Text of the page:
I still ‘only’ have my treasured naughty copy, so I wasn’t able to read the rest of this brilliant essay. But, on to the plot summary for this funny, enthralling film.
It is a political thriller that satirizes unquestionable conformity. A group of happy picnickers are accosted by a group of strangers led by a bullying sadist who has an unbreakable hold over his followers.
After he interrogates one of them, a stranger then invites everyone to a nonsensical, but elegant and formal banquet outdoors. Nemec documents the process of self-deception and rationalization which lead to an acceptance of constraint; free will and freedom are seen as difficult to maintain and easily discarded. This is the central message of the film and, for me, the brilliance of it. Despite the absolutely ridiculous situation the guests find themselves in (being forced to stand in a circle marked on the ground and told they are not to cross its borders for example) they do conform through the tactics of peer pressure, implied violence, powerlessness and (remarkably) politesse.
What a profound curse is the desire to never cause offence.
The affair is bizarre, and ends when one of the guests (played by film director Evald Schorm) chooses not to remain and escapes. His compatriots agree that he must be recaptured, and the group arms and hunts him down. The film concludes with the nightmarish barking of search dogs.
It should be added that The Party and The Guests was written by Ester Krumbachová and Jan NÄmec and directed by NÄmec, Ester being his wife. This film is very much a collaboration between the two, though Krumbachová usually only receives writing credits. Visually the film occurs as a kind of cinematic documentation of an al fresco theatrical event. It’s documentary ‘feel’ may be partially what lays behind it’s being taken as such a serious threat. There are essentially only three scenes and all of these are in the same (or a nearby) Forrest. In terms of camera work, The Party and the Guests is full of stillness, differing from previous Namec films. This stillness is offset by a striking audio track.
Silence and ‘natural’ sound are dominant. Throughout the first 30-plus minutes the most discernible sound other than speech and extra-vocal noises is the delicious friction of shoes against gravel as the guests tramp along country pathways. These footsteps sometimes sound like marching, particularly as the guests are being ushered to their party. As the movie continues it becomes apparent that the sound of rural Czechoslovakia – if indeed, it is Czechoslovakia – is obviously controlled. For instance, in one key scene the chief of what is implied to be the secret police sits at a desk in a clearing and interrogates the guests, guests who are in a state of Kafka-esque befuddlement as to what it is they are guilty of – trespassing? During his interrogation of the ‘guests’, the chief talks of nature and birds and their apparent freedom, and as he does so bird song and natural sounds are heard or rather conjured. As if the countryside is an illusion subject to the whims of a nebulous autocracy. It is this subtle use of sound, along with the stillness of the camerawork that allow the country side, the Czech peaceful way of life, to be seen as a commodity to be controlled through these subtle (and sometimes not so subtle) approaches. The film is dialogue heavy, but is punctuated with inconsistencies or fragmentation’s that add to the subtleties of a surreal kind of domination being wielded over the people and their country. The soundtrack is layered with non sequiturs and inconsequential banter from which occasionally arise significant monologues and exchanges.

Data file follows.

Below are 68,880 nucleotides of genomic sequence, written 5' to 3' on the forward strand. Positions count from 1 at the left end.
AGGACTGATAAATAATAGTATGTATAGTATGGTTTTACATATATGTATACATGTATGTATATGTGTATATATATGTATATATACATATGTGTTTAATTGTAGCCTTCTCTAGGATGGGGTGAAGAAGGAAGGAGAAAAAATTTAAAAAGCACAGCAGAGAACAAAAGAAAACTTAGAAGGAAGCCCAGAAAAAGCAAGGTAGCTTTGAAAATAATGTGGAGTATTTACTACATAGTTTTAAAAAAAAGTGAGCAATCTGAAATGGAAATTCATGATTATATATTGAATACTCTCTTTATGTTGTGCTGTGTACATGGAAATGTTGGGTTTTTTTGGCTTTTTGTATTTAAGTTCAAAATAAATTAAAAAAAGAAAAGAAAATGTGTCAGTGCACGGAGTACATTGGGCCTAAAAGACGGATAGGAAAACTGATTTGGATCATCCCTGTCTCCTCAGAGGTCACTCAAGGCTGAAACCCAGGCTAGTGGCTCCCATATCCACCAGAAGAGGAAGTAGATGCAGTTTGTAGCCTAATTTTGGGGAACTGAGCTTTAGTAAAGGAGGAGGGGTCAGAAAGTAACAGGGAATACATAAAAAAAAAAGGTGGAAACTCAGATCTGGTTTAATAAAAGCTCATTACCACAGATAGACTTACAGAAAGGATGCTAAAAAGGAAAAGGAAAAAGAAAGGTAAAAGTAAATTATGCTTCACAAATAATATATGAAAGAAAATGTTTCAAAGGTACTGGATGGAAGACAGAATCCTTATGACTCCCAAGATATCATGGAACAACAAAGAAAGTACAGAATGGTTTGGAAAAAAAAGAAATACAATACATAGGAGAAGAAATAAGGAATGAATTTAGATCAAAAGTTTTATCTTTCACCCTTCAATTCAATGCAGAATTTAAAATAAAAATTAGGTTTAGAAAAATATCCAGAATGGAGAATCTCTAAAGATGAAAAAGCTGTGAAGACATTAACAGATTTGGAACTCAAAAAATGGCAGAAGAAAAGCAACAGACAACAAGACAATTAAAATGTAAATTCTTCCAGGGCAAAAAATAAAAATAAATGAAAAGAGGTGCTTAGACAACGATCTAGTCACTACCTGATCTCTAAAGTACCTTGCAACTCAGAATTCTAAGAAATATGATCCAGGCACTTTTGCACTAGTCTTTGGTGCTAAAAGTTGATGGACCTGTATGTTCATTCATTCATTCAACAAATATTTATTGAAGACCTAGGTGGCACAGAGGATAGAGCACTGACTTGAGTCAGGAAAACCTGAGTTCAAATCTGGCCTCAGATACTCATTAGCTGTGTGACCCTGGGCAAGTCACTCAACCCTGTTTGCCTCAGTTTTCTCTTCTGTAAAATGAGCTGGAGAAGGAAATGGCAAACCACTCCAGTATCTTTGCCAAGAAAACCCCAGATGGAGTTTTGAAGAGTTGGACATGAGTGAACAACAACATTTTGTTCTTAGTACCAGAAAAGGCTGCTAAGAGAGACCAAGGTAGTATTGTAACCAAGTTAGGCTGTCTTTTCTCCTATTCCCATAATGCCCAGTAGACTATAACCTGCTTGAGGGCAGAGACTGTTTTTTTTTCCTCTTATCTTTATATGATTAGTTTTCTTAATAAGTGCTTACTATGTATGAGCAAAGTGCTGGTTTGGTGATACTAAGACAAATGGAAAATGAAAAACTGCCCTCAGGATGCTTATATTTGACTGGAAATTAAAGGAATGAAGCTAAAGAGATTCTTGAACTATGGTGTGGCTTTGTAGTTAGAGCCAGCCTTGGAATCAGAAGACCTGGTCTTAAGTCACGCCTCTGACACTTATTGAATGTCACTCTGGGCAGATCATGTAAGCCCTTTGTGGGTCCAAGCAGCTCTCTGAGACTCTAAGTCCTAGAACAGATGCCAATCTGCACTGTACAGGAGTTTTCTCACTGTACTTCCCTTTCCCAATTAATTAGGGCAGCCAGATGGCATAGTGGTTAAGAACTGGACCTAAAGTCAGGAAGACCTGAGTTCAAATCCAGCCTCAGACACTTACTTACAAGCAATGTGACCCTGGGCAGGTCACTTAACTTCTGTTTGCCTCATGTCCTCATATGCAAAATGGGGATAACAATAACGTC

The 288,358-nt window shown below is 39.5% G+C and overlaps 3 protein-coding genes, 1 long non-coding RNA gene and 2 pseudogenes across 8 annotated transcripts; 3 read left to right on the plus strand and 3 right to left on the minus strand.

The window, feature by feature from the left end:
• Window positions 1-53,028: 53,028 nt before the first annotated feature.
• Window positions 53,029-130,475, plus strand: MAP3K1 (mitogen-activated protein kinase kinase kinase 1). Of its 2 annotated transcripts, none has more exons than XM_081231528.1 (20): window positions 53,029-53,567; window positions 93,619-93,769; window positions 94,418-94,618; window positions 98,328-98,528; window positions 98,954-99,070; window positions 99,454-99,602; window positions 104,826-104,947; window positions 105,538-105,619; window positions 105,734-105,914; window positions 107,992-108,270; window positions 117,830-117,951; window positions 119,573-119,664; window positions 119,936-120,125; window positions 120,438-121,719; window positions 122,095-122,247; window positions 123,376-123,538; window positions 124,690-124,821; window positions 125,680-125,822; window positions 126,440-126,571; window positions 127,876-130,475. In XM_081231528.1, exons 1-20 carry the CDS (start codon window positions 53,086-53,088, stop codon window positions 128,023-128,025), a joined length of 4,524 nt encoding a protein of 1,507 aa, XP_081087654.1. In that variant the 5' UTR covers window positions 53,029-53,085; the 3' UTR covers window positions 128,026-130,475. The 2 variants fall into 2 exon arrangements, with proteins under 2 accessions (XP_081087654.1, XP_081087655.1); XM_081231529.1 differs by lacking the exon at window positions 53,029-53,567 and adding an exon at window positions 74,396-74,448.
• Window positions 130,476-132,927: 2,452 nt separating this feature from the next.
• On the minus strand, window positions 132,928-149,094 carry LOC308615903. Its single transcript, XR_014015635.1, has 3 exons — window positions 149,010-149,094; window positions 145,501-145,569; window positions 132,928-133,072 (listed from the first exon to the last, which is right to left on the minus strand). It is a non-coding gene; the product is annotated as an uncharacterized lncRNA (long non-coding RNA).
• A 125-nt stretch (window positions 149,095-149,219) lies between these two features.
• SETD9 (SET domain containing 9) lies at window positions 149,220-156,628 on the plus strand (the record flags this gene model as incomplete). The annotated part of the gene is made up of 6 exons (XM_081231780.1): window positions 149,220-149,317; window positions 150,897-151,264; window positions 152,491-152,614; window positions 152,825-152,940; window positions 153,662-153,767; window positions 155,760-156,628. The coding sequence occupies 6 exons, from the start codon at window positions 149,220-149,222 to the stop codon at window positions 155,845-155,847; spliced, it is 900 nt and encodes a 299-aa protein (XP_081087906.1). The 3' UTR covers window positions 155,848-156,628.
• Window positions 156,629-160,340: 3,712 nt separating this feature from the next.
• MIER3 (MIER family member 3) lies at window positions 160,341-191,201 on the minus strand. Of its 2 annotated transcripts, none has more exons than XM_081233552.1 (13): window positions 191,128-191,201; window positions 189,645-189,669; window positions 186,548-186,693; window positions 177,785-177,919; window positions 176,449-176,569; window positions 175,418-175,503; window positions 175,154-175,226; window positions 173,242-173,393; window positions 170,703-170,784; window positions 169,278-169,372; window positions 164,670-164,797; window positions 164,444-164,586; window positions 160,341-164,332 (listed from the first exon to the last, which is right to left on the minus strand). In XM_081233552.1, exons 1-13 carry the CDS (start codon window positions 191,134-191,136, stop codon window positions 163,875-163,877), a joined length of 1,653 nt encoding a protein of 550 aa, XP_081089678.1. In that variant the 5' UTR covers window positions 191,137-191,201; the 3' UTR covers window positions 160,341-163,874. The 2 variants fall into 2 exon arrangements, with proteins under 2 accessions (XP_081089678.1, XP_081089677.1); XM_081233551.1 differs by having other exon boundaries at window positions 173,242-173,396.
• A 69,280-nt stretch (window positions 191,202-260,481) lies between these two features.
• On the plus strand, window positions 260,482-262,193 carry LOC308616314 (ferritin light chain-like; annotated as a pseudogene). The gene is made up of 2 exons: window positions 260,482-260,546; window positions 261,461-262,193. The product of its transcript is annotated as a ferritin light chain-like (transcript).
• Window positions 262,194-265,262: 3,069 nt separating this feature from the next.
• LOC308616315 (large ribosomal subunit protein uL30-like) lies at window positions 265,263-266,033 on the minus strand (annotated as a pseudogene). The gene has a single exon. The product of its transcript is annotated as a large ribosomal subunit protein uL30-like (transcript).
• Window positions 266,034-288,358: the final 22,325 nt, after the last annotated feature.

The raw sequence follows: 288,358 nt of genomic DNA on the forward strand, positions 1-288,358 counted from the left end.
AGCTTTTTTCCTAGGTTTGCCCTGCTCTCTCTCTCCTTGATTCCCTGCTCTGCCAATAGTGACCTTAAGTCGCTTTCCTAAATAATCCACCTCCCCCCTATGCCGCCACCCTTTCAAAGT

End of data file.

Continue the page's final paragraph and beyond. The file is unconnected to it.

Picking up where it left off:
I enjoyed this film a great deal, particularly given the environment in which I saw it. I do recommend it, but don’t be too excited by the uber bannings. If you see this film more as a surrealist comedy, it will most likely expand its potential for appeal with you.
Below I have found a wondrful film interview of the great Peter Hanmes discussing this great film. Peter Hames is the author of many of the Second Run Czech New Wave DVD accompanying essays that go with the films.
“The Party and the Guests” video appreciation by… by ragingnoodles